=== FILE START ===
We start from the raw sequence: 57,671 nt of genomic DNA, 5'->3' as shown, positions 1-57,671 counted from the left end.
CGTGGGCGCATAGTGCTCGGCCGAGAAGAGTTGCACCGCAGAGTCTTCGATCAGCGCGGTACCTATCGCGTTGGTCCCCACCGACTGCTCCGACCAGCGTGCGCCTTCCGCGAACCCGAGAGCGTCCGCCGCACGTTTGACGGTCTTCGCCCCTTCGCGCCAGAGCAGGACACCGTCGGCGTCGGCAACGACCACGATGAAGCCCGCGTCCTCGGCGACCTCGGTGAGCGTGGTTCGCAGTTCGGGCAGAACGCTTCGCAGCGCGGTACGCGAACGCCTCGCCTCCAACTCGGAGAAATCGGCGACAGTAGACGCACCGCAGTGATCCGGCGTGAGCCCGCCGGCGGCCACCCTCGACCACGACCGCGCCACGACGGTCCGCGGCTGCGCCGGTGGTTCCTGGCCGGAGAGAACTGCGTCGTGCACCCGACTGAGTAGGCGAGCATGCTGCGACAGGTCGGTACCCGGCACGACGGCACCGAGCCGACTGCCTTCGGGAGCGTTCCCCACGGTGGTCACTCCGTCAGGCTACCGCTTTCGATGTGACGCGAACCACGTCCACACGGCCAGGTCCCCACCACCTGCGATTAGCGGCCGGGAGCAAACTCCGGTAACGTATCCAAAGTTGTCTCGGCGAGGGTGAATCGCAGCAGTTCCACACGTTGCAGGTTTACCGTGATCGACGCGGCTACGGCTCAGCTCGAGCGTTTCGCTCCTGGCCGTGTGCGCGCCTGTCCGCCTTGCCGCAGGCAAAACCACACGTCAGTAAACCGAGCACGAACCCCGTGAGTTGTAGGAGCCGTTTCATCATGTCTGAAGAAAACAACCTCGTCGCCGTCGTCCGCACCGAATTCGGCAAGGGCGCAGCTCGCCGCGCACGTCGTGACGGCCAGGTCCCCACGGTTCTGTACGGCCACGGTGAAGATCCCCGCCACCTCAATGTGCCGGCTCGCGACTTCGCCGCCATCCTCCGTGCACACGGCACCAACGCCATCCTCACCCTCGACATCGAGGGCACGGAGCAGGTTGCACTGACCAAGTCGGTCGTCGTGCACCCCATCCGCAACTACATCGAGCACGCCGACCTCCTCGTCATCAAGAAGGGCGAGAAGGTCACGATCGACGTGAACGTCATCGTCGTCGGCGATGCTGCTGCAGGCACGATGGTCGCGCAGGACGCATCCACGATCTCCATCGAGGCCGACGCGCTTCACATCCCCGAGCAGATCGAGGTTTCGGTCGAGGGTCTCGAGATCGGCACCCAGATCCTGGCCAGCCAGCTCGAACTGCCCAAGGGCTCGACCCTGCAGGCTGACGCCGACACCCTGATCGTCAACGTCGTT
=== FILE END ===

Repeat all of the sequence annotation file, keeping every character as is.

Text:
We start from the raw sequence: 57,671 nt of genomic DNA, 5'->3' as shown, positions 1-57,671 counted from the left end.
CGTGGGCGCATAGTGCTCGGCCGAGAAGAGTTGCACCGCAGAGTCTTCGATCAGCGCGGTACCTATCGCGTTGGTCCCCACCGACTGCTCCGACCAGCGTGCGCCTTCCGCGAACCCGAGAGCGTCCGCCGCACGTTTGACGGTCTTCGCCCCTTCGCGCCAGAGCAGGACACCGTCGGCGTCGGCAACGACCACGATGAAGCCCGCGTCCTCGGCGACCTCGGTGAGCGTGGTTCGCAGTTCGGGCAGAACGCTTCGCAGCGCGGTACGCGAACGCCTCGCCTCCAACTCGGAGAAATCGGCGACAGTAGACGCACCGCAGTGATCCGGCGTGAGCCCGCCGGCGGCCACCCTCGACCACGACCGCGCCACGACGGTCCGCGGCTGCGCCGGTGGTTCCTGGCCGGAGAGAACTGCGTCGTGCACCCGACTGAGTAGGCGAGCATGCTGCGACAGGTCGGTACCCGGCACGACGGCACCGAGCCGACTGCCTTCGGGAGCGTTCCCCACGGTGGTCACTCCGTCAGGCTACCGCTTTCGATGTGACGCGAACCACGTCCACACGGCCAGGTCCCCACCACCTGCGATTAGCGGCCGGGAGCAAACTCCGGTAACGTATCCAAAGTTGTCTCGGCGAGGGTGAATCGCAGCAGTTCCACACGTTGCAGGTTTACCGTGATCGACGCGGCTACGGCTCAGCTCGAGCGTTTCGCTCCTGGCCGTGTGCGCGCCTGTCCGCCTTGCCGCAGGCAAAACCACACGTCAGTAAACCGAGCACGAACCCCGTGAGTTGTAGGAGCCGTTTCATCATGTCTGAAGAAAACAACCTCGTCGCCGTCGTCCGCACCGAATTCGGCAAGGGCGCAGCTCGCCGCGCACGTCGTGACGGCCAGGTCCCCACGGTTCTGTACGGCCACGGTGAAGATCCCCGCCACCTCAATGTGCCGGCTCGCGACTTCGCCGCCATCCTCCGTGCACACGGCACCAACGCCATCCTCACCCTCGACATCGAGGGCACGGAGCAGGTTGCACTGACCAAGTCGGTCGTCGTGCACCCCATCCGCAACTACATCGAGCACGCCGACCTCCTCGTCATCAAGAAGGGCGAGAAGGTCACGATCGACGTGAACGTCATCGTCGTCGGCGATGCTGCTGCAGGCACGATGGTCGCGCAGGACGCATCCACGATCTCCATCGAGGCCGACGCGCTTCACATCCCCGAGCAGATCGAGGTTTCGGTCGAGGGTCTCGAGATCGGCACCCAGATCCTGGCCAGCCAGCTCGAACTGCCCAAGGGCTCGACCCTGCAGGCTGACGCCGACACCCTGATCGTCAACGTCGTT